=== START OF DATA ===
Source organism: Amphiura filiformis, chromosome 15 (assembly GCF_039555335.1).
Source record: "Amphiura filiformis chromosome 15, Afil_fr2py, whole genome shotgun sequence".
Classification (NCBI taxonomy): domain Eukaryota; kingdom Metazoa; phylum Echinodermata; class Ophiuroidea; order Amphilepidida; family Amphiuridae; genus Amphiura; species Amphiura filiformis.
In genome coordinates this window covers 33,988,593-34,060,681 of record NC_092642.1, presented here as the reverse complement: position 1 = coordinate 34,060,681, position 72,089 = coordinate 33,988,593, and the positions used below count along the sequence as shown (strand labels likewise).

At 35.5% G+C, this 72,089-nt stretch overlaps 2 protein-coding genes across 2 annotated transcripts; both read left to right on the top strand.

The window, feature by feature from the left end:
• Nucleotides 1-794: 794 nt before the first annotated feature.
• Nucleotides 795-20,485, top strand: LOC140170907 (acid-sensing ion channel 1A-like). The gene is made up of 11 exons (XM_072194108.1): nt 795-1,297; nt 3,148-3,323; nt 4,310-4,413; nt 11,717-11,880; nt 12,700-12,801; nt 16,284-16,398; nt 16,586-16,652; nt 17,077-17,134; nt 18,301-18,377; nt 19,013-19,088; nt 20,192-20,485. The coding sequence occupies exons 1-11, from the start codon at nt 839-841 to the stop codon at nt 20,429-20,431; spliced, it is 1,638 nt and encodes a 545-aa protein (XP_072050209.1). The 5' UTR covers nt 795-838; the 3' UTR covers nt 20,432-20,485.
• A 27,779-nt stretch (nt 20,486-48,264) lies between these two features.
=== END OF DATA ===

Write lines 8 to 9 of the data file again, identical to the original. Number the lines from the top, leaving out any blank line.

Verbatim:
• Nucleotides 795-20,485, top strand: LOC140170907 (acid-sensing ion channel 1A-like). The gene is made up of 11 exons (XM_072194108.1): nt 795-1,297; nt 3,148-3,323; nt 4,310-4,413; nt 11,717-11,880; nt 12,700-12,801; nt 16,284-16,398; nt 16,586-16,652; nt 17,077-17,134; nt 18,301-18,377; nt 19,013-19,088; nt 20,192-20,485. The coding sequence occupies exons 1-11, from the start codon at nt 839-841 to the stop codon at nt 20,429-20,431; spliced, it is 1,638 nt and encodes a 545-aa protein (XP_072050209.1). The 5' UTR covers nt 795-838; the 3' UTR covers nt 20,432-20,485.
• A 27,779-nt stretch (nt 20,486-48,264) lies between these two features.